Fairtrade supper and wines

Fairtrade fortnight is here and as a fair minded person, The Winesleuth is going to be doing her best to find out more about the Fair Trade wine business. I got a taste of it a few weeks ago at the Friday Food Club‘s inspired Fairtrade Dinner, making an entire meal with Fairtrade inspired menu. Lee Behan is the fellow behind Friday Food club and it’s him who you will find most likely in the kitchen, although FFC does occasionally have guest chefs at the helm. For this special FFC Fairtrade Dinner, Lee had teamed up with the Modern Pantry‘s Anna Hansen to cook up a Fairtrade meal with a Modern Pantry spin to it. Lee and Anna served up a delicious starter of Spiced Burford Brown Hen Scotch Egg with yuzu tomato chutney, green pea curry and chilled curry paste. A very tasty, spicy scotch egg tempered by the sweetness of the yuzu tomato chutney. Of course Fairtrade wines were in abundance and we had a South African Sauvigon Blanc, the 2010 Percheron from Stellenbosch paired with the egg. The wine was ok but I found it to be a bit too nettle-y and it had a rather stark finish to it. Others around the table enjoyed it but I thought it was a little bit too acidic and had a bitter lemon finish, not quite balanced, almost but not quite. The wine that I did like was the red that was served with the main of Loin of Venison served with chestnut and nutmeg puree, pomegranate & rhubarb jelly and slow roast grape jus. The Los Unidos 2010 Fairtrade Carmenere/Cabernet Franc from the Central Valley of Chile. A robust red, slightly confected on the nose but showing good structure and plenty of red and black fruits on the palate. It was a good wine to with the venison, the tannins not too harsh, and the wine finishing on a spicy note. I quite enjoyed it, the only thing I found disagreeable was...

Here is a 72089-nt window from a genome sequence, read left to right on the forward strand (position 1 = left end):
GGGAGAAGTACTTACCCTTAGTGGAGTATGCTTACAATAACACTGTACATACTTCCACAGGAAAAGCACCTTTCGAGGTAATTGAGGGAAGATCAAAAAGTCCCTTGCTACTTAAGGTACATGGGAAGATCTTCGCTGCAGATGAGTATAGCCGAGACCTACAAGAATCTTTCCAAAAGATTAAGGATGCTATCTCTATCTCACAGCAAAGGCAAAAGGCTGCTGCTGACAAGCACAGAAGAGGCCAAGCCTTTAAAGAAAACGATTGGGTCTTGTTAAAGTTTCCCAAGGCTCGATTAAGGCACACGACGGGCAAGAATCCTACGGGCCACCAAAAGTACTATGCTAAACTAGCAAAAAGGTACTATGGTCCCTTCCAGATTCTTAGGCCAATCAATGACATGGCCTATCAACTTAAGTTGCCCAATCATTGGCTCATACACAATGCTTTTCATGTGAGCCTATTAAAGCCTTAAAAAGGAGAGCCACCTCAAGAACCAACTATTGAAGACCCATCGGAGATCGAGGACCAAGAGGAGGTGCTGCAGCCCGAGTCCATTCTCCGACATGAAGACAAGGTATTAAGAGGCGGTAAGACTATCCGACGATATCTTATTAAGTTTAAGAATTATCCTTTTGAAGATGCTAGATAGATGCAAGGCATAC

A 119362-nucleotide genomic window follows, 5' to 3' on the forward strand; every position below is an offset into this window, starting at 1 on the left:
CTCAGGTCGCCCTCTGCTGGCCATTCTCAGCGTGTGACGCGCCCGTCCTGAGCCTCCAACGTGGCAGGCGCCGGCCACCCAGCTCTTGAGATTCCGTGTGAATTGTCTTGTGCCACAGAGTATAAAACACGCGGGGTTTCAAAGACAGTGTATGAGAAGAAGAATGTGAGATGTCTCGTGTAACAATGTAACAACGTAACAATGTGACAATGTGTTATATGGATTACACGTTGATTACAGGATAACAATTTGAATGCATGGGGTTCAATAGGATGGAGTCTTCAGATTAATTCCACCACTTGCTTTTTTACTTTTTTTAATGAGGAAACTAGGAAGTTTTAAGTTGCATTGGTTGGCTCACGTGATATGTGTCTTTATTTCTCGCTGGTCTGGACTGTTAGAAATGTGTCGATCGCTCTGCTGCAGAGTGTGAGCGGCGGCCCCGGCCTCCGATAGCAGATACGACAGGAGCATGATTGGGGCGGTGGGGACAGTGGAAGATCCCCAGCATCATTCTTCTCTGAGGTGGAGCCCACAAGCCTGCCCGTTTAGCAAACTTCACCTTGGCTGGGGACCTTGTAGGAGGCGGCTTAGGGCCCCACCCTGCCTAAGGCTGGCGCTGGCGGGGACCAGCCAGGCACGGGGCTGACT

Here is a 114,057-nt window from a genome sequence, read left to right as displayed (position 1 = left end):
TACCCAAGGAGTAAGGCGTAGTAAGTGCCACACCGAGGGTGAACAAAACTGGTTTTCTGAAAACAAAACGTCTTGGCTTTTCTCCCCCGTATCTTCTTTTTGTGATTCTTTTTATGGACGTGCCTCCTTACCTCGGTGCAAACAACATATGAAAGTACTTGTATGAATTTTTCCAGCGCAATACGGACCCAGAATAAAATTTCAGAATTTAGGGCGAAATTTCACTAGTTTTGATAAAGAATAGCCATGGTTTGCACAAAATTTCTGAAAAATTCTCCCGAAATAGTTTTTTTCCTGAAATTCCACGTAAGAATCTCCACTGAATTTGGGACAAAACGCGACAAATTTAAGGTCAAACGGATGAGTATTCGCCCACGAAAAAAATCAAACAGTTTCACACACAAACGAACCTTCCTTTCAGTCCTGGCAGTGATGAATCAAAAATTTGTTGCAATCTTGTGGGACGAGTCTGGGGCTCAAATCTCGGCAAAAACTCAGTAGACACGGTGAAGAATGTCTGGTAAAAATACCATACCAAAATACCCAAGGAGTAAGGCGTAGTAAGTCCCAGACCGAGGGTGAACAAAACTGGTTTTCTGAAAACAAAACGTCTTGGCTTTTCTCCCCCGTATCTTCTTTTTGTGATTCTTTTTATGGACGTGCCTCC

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Matching wine at Hashi’s cooking class